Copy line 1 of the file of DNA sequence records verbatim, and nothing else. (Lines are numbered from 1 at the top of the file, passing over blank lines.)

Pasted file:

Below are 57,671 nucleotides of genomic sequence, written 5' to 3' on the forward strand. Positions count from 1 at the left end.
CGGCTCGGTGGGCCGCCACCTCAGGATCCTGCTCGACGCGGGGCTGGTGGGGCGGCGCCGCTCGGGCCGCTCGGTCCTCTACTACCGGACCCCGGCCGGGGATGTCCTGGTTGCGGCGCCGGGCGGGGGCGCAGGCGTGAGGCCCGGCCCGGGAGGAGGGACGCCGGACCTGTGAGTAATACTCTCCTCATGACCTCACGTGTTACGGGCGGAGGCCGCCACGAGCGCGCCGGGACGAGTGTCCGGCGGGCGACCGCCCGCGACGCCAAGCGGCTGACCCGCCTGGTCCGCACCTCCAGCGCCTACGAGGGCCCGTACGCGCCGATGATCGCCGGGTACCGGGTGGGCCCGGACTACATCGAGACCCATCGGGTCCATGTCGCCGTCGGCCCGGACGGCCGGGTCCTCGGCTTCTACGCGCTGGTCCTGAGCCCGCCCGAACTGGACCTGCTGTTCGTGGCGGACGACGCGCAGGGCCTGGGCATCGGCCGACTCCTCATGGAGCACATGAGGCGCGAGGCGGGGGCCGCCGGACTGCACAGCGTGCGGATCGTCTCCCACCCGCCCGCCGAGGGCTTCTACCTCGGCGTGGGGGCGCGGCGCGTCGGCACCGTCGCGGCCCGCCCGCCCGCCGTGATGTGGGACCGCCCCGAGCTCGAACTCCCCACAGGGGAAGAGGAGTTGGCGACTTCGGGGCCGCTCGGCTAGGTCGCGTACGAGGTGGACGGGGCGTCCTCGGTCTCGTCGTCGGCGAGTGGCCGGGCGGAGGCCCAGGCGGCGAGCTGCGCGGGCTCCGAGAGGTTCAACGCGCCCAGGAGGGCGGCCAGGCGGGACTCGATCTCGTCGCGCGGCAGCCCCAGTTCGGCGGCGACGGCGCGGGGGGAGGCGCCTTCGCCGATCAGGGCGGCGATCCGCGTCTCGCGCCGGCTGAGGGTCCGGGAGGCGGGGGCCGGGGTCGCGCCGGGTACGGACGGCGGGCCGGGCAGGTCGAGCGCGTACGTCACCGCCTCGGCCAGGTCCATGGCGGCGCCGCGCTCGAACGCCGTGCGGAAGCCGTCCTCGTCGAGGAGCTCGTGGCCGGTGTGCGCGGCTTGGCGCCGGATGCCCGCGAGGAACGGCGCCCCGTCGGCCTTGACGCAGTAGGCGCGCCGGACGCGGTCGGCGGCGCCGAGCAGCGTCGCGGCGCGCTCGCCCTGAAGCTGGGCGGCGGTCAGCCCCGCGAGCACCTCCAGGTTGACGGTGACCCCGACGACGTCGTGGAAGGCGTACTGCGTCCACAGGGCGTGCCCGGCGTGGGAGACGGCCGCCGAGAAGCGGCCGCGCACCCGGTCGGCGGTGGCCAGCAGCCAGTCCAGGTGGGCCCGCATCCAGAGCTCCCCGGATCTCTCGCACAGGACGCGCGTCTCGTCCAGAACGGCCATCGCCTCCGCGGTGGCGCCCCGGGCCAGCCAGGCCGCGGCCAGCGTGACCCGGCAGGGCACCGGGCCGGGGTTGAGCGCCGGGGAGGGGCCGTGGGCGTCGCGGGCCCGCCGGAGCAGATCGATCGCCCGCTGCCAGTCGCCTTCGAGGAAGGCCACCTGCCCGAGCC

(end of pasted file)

Below are 57,671 nucleotides of genomic sequence, written 5' to 3' on the forward strand. Positions count from 1 at the left end.